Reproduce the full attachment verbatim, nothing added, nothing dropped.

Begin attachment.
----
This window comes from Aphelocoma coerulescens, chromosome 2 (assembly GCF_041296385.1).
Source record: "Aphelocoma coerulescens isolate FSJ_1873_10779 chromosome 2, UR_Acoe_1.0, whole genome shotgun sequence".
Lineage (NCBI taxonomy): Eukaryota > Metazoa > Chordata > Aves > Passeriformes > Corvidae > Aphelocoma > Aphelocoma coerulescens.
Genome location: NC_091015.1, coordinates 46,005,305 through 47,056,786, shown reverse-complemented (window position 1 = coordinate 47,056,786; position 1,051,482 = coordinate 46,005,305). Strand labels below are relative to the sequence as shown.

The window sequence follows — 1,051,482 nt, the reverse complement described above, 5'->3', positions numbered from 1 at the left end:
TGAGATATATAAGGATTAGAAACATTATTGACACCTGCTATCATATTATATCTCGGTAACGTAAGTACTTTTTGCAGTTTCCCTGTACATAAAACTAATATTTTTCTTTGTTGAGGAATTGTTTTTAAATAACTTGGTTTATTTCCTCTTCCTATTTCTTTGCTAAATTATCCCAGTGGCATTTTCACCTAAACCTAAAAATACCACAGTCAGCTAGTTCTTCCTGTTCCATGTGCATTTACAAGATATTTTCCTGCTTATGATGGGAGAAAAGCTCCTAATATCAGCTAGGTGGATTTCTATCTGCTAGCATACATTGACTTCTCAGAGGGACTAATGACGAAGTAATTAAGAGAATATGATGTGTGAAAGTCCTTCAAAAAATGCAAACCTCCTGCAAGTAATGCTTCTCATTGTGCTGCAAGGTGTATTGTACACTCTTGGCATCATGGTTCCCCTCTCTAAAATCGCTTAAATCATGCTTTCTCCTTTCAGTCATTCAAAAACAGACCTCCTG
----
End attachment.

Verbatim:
This window comes from Aphelocoma coerulescens, chromosome 2 (assembly GCF_041296385.1).
Source record: "Aphelocoma coerulescens isolate FSJ_1873_10779 chromosome 2, UR_Acoe_1.0, whole genome shotgun sequence".
Lineage (NCBI taxonomy): Eukaryota > Metazoa > Chordata > Aves > Passeriformes > Corvidae > Aphelocoma > Aphelocoma coerulescens.
Genome location: NC_091015.1, coordinates 46,005,305 through 47,056,786, shown reverse-complemented (window position 1 = coordinate 47,056,786; position 1,051,482 = coordinate 46,005,305). Strand labels below are relative to the sequence as shown.

The window sequence follows — 1,051,482 nt, the reverse complement described above, 5'->3', positions numbered from 1 at the left end:
TGAGATATATAAGGATTAGAAACATTATTGACACCTGCTATCATATTATATCTCGGTAACGTAAGTACTTTTTGCAGTTTCCCTGTACATAAAACTAATATTTTTCTTTGTTGAGGAATTGTTTTTAAATAACTTGGTTTATTTCCTCTTCCTATTTCTTTGCTAAATTATCCCAGTGGCATTTTCACCTAAACCTAAAAATACCACAGTCAGCTAGTTCTTCCTGTTCCATGTGCATTTACAAGATATTTTCCTGCTTATGATGGGAGAAAAGCTCCTAATATCAGCTAGGTGGATTTCTATCTGCTAGCATACATTGACTTCTCAGAGGGACTAATGACGAAGTAATTAAGAGAATATGATGTGTGAAAGTCCTTCAAAAAATGCAAACCTCCTGCAAGTAATGCTTCTCATTGTGCTGCAAGGTGTATTGTACACTCTTGGCATCATGGTTCCCCTCTCTAAAATCGCTTAAATCATGCTTTCTCCTTTCAGTCATTCAAAAACAGACCTCCTG